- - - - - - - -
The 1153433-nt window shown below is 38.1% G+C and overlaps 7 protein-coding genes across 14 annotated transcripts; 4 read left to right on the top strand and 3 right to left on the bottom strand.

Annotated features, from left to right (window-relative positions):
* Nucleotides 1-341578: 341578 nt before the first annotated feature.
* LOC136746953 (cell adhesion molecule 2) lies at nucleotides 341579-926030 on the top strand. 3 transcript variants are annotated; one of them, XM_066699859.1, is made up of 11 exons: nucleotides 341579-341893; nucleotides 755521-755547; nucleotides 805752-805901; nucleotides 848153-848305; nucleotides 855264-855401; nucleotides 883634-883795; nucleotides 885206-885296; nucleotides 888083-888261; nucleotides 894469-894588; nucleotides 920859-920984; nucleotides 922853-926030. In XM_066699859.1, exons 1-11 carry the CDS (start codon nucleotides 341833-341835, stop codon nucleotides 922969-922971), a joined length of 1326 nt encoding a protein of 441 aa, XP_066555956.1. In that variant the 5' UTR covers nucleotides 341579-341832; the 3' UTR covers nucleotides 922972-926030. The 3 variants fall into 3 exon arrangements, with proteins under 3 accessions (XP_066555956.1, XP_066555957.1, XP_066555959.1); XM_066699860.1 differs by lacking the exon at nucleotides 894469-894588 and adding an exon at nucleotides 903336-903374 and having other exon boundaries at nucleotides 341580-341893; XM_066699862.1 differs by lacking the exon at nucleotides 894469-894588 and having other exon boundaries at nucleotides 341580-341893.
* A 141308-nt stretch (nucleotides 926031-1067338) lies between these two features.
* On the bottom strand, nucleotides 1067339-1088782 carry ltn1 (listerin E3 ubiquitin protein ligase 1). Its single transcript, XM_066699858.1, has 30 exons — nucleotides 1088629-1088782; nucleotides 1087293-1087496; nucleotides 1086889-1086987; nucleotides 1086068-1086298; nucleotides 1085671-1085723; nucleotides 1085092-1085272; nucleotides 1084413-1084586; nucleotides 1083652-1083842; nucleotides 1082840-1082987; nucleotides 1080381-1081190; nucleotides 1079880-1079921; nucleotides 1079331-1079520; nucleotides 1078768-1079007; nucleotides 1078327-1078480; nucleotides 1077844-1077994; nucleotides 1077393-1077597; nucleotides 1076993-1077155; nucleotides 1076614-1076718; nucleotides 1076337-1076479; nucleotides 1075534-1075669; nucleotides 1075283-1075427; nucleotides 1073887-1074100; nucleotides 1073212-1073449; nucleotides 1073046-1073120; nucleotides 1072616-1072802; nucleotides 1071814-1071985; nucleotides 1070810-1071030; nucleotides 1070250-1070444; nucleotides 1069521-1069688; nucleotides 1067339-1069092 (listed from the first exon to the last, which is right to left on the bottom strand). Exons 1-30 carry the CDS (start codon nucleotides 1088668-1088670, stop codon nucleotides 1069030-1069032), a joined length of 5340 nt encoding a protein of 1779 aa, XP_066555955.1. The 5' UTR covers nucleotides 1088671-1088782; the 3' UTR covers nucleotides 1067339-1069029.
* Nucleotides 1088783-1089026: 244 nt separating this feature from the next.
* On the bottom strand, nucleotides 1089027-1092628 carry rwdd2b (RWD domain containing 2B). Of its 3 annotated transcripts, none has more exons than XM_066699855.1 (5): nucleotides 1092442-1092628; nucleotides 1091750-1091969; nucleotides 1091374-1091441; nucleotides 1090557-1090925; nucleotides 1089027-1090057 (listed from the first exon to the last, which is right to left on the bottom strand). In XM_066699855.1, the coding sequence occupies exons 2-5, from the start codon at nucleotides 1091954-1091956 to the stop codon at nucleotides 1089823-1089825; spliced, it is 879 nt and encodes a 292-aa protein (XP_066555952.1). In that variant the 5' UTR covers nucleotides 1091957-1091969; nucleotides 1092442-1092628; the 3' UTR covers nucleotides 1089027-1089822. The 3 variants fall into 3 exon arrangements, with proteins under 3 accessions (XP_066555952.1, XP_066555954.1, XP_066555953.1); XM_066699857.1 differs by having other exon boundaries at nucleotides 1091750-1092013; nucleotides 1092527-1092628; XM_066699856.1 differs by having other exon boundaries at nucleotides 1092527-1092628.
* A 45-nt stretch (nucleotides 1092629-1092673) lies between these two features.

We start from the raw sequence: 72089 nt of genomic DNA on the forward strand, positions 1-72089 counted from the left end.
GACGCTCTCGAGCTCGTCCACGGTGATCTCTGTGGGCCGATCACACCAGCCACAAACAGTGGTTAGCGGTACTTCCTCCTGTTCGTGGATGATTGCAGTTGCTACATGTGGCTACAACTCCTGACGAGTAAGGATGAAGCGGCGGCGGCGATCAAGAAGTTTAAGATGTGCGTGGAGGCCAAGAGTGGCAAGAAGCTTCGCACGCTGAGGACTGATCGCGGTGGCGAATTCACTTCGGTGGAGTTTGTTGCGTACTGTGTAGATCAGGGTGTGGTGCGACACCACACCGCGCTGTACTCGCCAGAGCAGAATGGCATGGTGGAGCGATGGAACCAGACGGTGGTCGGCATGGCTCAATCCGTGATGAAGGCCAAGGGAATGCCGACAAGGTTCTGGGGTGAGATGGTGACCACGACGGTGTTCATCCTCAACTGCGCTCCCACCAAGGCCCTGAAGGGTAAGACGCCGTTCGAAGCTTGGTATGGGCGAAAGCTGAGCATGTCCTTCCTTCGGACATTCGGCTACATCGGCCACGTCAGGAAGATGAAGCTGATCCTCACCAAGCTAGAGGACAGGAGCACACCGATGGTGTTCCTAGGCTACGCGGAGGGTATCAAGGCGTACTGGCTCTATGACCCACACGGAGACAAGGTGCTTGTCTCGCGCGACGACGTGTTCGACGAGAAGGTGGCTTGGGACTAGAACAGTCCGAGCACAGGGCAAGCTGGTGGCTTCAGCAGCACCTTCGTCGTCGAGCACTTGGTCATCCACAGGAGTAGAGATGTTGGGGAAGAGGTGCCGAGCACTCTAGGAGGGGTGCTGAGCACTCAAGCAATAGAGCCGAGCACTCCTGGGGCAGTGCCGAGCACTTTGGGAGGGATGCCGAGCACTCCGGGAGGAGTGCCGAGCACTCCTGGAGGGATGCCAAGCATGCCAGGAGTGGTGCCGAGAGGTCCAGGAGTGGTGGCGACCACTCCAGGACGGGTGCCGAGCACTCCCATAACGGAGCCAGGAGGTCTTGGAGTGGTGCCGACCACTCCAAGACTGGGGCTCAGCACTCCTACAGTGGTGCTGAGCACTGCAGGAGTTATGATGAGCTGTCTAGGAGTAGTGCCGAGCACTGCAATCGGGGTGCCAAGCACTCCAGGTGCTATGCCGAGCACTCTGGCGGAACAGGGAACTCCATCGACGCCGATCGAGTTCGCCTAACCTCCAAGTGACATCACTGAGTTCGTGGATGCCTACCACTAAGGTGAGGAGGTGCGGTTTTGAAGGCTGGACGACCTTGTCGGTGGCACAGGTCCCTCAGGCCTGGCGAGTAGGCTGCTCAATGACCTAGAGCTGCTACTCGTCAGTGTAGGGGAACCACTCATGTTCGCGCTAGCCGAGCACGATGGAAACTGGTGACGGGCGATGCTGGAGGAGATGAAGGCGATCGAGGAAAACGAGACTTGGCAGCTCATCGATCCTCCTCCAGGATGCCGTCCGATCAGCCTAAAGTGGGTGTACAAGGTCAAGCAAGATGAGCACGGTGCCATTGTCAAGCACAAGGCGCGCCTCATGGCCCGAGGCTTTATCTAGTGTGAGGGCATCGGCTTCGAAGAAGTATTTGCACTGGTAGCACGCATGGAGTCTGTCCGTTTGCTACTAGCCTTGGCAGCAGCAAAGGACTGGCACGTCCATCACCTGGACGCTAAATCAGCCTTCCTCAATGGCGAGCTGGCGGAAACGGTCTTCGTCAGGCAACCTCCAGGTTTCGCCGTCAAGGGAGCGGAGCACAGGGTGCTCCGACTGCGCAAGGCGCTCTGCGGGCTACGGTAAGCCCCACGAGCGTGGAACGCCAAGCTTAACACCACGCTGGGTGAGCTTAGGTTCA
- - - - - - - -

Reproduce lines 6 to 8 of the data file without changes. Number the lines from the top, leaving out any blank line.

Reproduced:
* On the bottom strand, nucleotides 1067339-1088782 carry ltn1 (listerin E3 ubiquitin protein ligase 1). Its single transcript, XM_066699858.1, has 30 exons — nucleotides 1088629-1088782; nucleotides 1087293-1087496; nucleotides 1086889-1086987; nucleotides 1086068-1086298; nucleotides 1085671-1085723; nucleotides 1085092-1085272; nucleotides 1084413-1084586; nucleotides 1083652-1083842; nucleotides 1082840-1082987; nucleotides 1080381-1081190; nucleotides 1079880-1079921; nucleotides 1079331-1079520; nucleotides 1078768-1079007; nucleotides 1078327-1078480; nucleotides 1077844-1077994; nucleotides 1077393-1077597; nucleotides 1076993-1077155; nucleotides 1076614-1076718; nucleotides 1076337-1076479; nucleotides 1075534-1075669; nucleotides 1075283-1075427; nucleotides 1073887-1074100; nucleotides 1073212-1073449; nucleotides 1073046-1073120; nucleotides 1072616-1072802; nucleotides 1071814-1071985; nucleotides 1070810-1071030; nucleotides 1070250-1070444; nucleotides 1069521-1069688; nucleotides 1067339-1069092 (listed from the first exon to the last, which is right to left on the bottom strand). Exons 1-30 carry the CDS (start codon nucleotides 1088668-1088670, stop codon nucleotides 1069030-1069032), a joined length of 5340 nt encoding a protein of 1779 aa, XP_066555955.1. The 5' UTR covers nucleotides 1088671-1088782; the 3' UTR covers nucleotides 1067339-1069029.
* Nucleotides 1088783-1089026: 244 nt separating this feature from the next.
* On the bottom strand, nucleotides 1089027-1092628 carry rwdd2b (RWD domain containing 2B). Of its 3 annotated transcripts, none has more exons than XM_066699855.1 (5): nucleotides 1092442-1092628; nucleotides 1091750-1091969; nucleotides 1091374-1091441; nucleotides 1090557-1090925; nucleotides 1089027-1090057 (listed from the first exon to the last, which is right to left on the bottom strand). In XM_066699855.1, the coding sequence occupies exons 2-5, from the start codon at nucleotides 1091954-1091956 to the stop codon at nucleotides 1089823-1089825; spliced, it is 879 nt and encodes a 292-aa protein (XP_066555952.1). In that variant the 5' UTR covers nucleotides 1091957-1091969; nucleotides 1092442-1092628; the 3' UTR covers nucleotides 1089027-1089822. The 3 variants fall into 3 exon arrangements, with proteins under 3 accessions (XP_066555952.1, XP_066555954.1, XP_066555953.1); XM_066699857.1 differs by having other exon boundaries at nucleotides 1091750-1092013; nucleotides 1092527-1092628; XM_066699856.1 differs by having other exon boundaries at nucleotides 1092527-1092628.